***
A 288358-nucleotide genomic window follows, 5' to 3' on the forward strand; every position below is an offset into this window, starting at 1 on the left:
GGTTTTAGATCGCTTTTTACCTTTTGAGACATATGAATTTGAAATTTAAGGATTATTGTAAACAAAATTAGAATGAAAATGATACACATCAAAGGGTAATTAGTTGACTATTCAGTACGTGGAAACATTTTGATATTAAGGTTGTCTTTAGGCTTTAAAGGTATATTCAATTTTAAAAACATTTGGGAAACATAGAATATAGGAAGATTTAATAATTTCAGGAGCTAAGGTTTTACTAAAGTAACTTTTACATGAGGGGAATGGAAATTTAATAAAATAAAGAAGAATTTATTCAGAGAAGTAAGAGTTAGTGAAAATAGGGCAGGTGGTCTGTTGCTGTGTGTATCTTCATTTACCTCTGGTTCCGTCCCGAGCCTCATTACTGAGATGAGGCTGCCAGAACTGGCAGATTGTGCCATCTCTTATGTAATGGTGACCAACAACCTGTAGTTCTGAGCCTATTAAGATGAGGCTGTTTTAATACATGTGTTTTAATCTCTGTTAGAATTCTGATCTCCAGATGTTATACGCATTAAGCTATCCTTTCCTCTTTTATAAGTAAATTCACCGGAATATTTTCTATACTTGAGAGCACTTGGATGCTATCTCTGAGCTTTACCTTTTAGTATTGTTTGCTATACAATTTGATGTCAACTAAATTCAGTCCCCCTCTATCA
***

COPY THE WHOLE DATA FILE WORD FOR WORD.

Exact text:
A 288358-nucleotide genomic window follows, 5' to 3' on the forward strand; every position below is an offset into this window, starting at 1 on the left:
GGTTTTAGATCGCTTTTTACCTTTTGAGACATATGAATTTGAAATTTAAGGATTATTGTAAACAAAATTAGAATGAAAATGATACACATCAAAGGGTAATTAGTTGACTATTCAGTACGTGGAAACATTTTGATATTAAGGTTGTCTTTAGGCTTTAAAGGTATATTCAATTTTAAAAACATTTGGGAAACATAGAATATAGGAAGATTTAATAATTTCAGGAGCTAAGGTTTTACTAAAGTAACTTTTACATGAGGGGAATGGAAATTTAATAAAATAAAGAAGAATTTATTCAGAGAAGTAAGAGTTAGTGAAAATAGGGCAGGTGGTCTGTTGCTGTGTGTATCTTCATTTACCTCTGGTTCCGTCCCGAGCCTCATTACTGAGATGAGGCTGCCAGAACTGGCAGATTGTGCCATCTCTTATGTAATGGTGACCAACAACCTGTAGTTCTGAGCCTATTAAGATGAGGCTGTTTTAATACATGTGTTTTAATCTCTGTTAGAATTCTGATCTCCAGATGTTATACGCATTAAGCTATCCTTTCCTCTTTTATAAGTAAATTCACCGGAATATTTTCTATACTTGAGAGCACTTGGATGCTATCTCTGAGCTTTACCTTTTAGTATTGTTTGCTATACAATTTGATGTCAACTAAATTCAGTCCCCCTCTATCA